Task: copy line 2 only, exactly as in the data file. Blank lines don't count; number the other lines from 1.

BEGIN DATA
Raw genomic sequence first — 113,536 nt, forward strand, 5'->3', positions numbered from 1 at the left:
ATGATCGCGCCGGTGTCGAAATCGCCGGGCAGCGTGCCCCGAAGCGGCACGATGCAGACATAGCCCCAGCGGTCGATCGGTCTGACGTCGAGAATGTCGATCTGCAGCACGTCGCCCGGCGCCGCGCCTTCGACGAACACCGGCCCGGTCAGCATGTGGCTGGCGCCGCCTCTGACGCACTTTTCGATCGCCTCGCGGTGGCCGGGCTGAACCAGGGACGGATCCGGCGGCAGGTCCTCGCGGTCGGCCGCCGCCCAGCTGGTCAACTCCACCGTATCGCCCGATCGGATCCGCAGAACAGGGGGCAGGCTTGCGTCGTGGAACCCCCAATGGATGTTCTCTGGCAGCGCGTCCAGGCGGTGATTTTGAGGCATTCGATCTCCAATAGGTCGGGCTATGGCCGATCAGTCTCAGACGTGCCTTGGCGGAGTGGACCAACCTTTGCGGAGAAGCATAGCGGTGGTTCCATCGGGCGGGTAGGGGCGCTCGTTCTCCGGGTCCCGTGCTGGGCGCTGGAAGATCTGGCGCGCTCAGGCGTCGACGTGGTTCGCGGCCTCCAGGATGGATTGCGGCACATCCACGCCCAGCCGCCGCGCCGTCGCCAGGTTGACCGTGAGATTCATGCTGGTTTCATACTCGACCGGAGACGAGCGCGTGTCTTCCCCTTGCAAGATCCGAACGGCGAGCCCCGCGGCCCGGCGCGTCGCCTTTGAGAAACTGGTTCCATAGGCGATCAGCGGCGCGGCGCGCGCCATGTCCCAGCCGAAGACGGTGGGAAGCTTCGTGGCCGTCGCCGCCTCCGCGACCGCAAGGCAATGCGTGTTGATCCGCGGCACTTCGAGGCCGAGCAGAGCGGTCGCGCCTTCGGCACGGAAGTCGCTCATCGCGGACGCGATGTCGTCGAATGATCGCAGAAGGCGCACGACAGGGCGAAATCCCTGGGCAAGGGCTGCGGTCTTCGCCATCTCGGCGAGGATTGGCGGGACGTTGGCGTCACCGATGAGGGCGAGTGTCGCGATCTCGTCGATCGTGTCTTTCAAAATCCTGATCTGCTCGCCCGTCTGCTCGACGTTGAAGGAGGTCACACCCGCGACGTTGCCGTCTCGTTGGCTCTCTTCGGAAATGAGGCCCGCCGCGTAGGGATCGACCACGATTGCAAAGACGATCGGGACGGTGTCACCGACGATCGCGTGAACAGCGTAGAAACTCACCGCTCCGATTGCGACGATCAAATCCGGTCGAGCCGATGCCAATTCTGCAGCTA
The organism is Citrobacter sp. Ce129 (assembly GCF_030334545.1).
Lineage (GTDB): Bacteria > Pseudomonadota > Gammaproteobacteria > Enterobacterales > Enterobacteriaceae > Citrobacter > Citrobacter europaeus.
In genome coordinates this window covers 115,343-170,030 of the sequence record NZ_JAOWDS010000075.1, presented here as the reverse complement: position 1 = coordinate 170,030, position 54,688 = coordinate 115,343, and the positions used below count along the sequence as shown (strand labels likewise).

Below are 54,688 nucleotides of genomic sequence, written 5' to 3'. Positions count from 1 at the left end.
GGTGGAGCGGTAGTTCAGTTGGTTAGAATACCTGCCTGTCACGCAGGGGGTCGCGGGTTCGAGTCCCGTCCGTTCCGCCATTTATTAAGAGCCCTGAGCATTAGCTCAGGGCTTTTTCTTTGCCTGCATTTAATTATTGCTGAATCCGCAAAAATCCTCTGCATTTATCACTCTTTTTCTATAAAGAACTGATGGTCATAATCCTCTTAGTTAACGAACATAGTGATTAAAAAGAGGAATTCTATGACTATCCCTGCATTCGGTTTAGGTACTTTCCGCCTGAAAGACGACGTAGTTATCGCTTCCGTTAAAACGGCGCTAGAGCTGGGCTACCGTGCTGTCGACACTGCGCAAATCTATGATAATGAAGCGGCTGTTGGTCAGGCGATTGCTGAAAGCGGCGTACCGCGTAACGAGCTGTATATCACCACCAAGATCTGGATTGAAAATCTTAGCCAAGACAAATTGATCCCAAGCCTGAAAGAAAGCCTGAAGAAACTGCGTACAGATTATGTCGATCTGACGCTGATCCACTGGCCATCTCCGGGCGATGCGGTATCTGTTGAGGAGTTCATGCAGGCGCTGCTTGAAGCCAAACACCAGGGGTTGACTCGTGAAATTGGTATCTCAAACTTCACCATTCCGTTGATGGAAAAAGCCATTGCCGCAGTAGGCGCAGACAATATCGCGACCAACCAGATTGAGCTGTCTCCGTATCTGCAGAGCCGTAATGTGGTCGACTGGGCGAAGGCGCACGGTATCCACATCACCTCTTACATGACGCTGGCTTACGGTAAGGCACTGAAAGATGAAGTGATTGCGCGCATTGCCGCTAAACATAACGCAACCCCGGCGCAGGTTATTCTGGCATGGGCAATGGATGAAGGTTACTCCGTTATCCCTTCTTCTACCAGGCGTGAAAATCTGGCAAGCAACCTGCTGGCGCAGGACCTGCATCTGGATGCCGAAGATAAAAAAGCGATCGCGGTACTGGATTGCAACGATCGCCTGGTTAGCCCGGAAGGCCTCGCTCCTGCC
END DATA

ATGATCGCGCCGGTGTCGAAATCGCCGGGCAGCGTGCCCCGAAGCGGCACGATGCAGACATAGCCCCAGCGGTCGATCGGTCTGACGTCGAGAATGTCGATCTGCAGCACGTCGCCCGGCGCCGCGCCTTCGACGAACACCGGCCCGGTCAGCATGTGGCTGGCGCCGCCTCTGACGCACTTTTCGATCGCCTCGCGGTGGCCGGGCTGAACCAGGGACGGATCCGGCGGCAGGTCCTCGCGGTCGGCCGCCGCCCAGCTGGTCAACTCCACCGTATCGCCCGATCGGATCCGCAGAACAGGGGGCAGGCTTGCGTCGTGGAACCCCCAATGGATGTTCTCTGGCAGCGCGTCCAGGCGGTGATTTTGAGGCATTCGATCTCCAATAGGTCGGGCTATGGCCGATCAGTCTCAGACGTGCCTTGGCGGAGTGGACCAACCTTTGCGGAGAAGCATAGCGGTGGTTCCATCGGGCGGGTAGGGGCGCTCGTTCTCCGGGTCCCGTGCTGGGCGCTGGAAGATCTGGCGCGCTCAGGCGTCGACGTGGTTCGCGGCCTCCAGGATGGATTGCGGCACATCCACGCCCAGCCGCCGCGCCGTCGCCAGGTTGACCGTGAGATTCATGCTGGTTTCATACTCGACCGGAGACGAGCGCGTGTCTTCCCCTTGCAAGATCCGAACGGCGAGCCCCGCGGCCCGGCGCGTCGCCTTTGAGAAACTGGTTCCATAGGCGATCAGCGGCGCGGCGCGCGCCATGTCCCAGCCGAAGACGGTGGGAAGCTTCGTGGCCGTCGCCGCCTCCGCGACCGCAAGGCAATGCGTGTTGATCCGCGGCACTTCGAGGCCGAGCAGAGCGGTCGCGCCTTCGGCACGGAAGTCGCTCATCGCGGACGCGATGTCGTCGAATGATCGCAGAAGGCGCACGACAGGGCGAAATCCCTGGGCAAGGGCTGCGGTCTTCGCCATCTCGGCGAGGATTGGCGGGACGTTGGCGTCACCGATGAGGGCGAGTGTCGCGATCTCGTCGATCGTGTCTTTCAAAATCCTGATCTGCTCGCCCGTCTGCTCGACGTTGAAGGAGGTCACACCCGCGACGTTGCCGTCTCGTTGGCTCTCTTCGGAAATGAGGCCCGCCGCGTAGGGATCGACCACGATTGCAAAGACGATCGGGACGGTGTCACCGACGATCGCGTGAACAGCGTAGAAACTCACCGCTCCGATTGCGACGATCAAATCCGGTCGAGCCGATGCCAATTCTGCAGCTA